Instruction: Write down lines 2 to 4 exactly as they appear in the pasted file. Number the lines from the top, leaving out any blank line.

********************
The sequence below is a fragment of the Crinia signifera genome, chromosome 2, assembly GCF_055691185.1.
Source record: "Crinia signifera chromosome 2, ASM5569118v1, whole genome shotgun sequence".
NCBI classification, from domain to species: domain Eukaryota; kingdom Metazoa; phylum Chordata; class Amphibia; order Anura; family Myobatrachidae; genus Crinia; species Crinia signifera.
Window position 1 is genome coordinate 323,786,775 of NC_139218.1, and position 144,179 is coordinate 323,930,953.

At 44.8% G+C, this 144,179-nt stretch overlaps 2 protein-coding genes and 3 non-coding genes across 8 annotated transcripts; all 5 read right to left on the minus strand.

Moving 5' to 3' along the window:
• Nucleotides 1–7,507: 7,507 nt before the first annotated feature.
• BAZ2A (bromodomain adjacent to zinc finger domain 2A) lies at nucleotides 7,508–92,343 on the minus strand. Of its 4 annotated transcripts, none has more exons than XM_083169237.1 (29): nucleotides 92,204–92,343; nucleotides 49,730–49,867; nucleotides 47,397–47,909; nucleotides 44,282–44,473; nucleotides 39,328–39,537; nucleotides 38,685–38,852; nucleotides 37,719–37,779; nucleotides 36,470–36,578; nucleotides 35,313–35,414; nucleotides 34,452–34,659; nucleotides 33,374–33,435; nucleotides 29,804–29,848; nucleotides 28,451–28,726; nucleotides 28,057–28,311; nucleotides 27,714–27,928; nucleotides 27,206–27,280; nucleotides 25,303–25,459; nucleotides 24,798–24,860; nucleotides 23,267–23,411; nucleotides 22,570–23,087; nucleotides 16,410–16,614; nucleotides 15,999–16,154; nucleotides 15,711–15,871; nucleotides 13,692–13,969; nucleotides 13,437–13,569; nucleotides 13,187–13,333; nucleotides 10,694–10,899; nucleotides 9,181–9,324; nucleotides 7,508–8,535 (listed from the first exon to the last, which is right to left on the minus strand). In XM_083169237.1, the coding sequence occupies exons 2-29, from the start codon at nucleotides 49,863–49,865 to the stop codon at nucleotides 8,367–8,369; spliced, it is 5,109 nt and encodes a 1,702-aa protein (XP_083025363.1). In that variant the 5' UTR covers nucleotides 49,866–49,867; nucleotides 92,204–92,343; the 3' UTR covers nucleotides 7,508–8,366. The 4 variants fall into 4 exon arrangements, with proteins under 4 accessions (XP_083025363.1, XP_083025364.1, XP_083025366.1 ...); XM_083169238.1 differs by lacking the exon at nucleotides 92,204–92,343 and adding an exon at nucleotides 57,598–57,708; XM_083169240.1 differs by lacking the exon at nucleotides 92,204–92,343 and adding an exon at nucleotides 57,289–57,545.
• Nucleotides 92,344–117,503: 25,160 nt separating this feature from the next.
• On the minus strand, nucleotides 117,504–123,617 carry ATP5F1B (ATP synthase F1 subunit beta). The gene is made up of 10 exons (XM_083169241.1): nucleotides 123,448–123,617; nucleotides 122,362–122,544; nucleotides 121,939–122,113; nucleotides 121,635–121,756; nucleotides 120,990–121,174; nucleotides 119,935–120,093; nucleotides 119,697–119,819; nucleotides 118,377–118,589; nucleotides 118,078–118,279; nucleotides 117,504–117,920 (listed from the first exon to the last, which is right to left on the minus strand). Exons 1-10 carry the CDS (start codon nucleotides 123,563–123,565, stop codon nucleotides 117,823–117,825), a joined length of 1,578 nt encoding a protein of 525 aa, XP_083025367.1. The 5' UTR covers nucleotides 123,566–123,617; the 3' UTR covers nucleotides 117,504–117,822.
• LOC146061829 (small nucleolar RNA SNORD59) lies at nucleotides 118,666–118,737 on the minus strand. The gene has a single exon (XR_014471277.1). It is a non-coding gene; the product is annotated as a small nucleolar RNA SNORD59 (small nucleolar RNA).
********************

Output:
Source record: "Crinia signifera chromosome 2, ASM5569118v1, whole genome shotgun sequence".
NCBI classification, from domain to species: domain Eukaryota; kingdom Metazoa; phylum Chordata; class Amphibia; order Anura; family Myobatrachidae; genus Crinia; species Crinia signifera.
Window position 1 is genome coordinate 323,786,775 of NC_139218.1, and position 144,179 is coordinate 323,930,953.